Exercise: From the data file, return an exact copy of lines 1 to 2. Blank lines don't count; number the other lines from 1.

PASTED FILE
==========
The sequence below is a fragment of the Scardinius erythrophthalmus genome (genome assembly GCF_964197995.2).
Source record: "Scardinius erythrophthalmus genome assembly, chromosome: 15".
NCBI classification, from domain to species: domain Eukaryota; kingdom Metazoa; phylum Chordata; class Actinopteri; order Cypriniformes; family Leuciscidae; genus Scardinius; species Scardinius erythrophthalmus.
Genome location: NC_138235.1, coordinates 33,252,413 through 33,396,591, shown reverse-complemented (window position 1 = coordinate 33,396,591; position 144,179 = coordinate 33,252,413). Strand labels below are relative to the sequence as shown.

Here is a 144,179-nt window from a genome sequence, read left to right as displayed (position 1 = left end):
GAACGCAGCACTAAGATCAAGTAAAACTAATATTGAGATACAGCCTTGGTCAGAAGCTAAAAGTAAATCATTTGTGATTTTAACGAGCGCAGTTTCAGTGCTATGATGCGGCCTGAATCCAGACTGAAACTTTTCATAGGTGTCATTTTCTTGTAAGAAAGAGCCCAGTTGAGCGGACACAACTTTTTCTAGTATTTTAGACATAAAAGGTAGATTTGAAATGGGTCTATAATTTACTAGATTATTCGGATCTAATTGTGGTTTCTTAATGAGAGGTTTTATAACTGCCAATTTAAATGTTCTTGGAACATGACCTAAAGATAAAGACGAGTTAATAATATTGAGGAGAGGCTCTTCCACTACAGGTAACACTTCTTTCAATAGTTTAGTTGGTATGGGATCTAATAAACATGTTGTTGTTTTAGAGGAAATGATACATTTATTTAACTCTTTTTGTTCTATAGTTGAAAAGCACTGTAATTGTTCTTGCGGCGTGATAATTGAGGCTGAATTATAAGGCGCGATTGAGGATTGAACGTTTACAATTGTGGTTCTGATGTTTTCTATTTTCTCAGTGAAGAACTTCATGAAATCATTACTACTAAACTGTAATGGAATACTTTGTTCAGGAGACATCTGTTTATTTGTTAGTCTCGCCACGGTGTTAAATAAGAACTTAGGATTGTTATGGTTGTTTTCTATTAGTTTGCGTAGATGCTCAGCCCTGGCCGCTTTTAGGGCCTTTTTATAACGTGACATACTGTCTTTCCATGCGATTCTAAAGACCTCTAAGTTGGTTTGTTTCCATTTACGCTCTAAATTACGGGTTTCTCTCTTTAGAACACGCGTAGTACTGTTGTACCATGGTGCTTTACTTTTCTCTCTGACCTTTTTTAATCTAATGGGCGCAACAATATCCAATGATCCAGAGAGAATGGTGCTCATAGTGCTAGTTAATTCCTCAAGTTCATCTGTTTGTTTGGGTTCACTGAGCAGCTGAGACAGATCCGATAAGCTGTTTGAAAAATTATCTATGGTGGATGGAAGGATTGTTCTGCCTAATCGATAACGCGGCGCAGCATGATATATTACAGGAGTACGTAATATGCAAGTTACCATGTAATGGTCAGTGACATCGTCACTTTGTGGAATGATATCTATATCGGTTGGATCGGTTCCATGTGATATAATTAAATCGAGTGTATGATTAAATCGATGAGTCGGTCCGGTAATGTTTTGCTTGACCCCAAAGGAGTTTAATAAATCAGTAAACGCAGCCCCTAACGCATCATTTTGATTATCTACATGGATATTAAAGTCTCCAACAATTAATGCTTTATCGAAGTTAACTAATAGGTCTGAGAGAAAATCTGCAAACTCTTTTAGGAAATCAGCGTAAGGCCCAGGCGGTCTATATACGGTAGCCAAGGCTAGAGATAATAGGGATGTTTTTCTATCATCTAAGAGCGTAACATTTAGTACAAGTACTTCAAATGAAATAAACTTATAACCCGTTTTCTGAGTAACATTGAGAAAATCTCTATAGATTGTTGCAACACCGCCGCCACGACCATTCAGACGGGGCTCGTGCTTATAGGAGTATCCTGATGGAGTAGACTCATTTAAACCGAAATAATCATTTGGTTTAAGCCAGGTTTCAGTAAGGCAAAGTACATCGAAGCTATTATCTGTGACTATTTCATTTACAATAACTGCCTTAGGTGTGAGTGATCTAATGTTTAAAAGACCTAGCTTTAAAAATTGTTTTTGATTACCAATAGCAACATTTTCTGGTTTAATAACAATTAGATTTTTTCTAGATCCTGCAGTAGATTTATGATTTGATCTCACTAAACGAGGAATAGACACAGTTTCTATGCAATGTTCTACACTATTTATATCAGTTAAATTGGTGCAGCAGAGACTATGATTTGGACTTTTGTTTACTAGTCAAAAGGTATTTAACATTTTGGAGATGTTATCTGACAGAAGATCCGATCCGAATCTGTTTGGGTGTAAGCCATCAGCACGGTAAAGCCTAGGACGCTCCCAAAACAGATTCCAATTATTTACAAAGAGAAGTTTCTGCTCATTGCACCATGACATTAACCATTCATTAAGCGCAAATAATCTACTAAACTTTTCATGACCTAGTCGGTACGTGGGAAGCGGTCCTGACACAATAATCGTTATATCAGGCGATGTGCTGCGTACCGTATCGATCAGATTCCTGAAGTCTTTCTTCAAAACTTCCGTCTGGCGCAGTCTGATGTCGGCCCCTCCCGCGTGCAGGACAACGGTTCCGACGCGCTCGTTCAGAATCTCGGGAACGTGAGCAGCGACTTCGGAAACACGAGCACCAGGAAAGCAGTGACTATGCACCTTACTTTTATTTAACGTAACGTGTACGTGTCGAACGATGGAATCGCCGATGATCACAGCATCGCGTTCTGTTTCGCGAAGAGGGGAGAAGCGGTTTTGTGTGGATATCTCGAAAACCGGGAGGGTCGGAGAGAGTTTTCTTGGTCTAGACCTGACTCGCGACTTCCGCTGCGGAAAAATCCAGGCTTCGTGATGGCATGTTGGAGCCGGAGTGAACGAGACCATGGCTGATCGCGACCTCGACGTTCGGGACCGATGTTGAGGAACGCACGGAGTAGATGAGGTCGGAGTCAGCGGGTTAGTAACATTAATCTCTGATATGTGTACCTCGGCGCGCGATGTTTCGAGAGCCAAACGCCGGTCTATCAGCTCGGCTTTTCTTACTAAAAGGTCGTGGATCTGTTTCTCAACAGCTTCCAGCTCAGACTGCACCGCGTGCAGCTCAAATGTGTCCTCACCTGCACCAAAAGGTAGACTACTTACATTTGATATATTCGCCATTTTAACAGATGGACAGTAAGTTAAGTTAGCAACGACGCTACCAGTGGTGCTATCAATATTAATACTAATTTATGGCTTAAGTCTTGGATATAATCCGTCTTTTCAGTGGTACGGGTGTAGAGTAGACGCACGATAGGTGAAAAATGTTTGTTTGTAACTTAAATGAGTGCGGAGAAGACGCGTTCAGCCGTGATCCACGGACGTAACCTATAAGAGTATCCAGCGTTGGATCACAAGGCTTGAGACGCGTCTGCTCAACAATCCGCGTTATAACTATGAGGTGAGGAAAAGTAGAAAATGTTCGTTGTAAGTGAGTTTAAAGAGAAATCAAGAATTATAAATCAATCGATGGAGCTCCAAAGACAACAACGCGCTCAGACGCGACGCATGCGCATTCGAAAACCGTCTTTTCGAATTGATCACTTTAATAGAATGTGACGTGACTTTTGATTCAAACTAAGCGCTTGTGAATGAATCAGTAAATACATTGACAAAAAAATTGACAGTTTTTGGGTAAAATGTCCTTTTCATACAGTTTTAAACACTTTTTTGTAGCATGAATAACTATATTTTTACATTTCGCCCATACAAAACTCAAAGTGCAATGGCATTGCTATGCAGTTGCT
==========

The sequence below is a fragment of the Scardinius erythrophthalmus genome (genome assembly GCF_964197995.2).
Source record: "Scardinius erythrophthalmus genome assembly, chromosome: 15".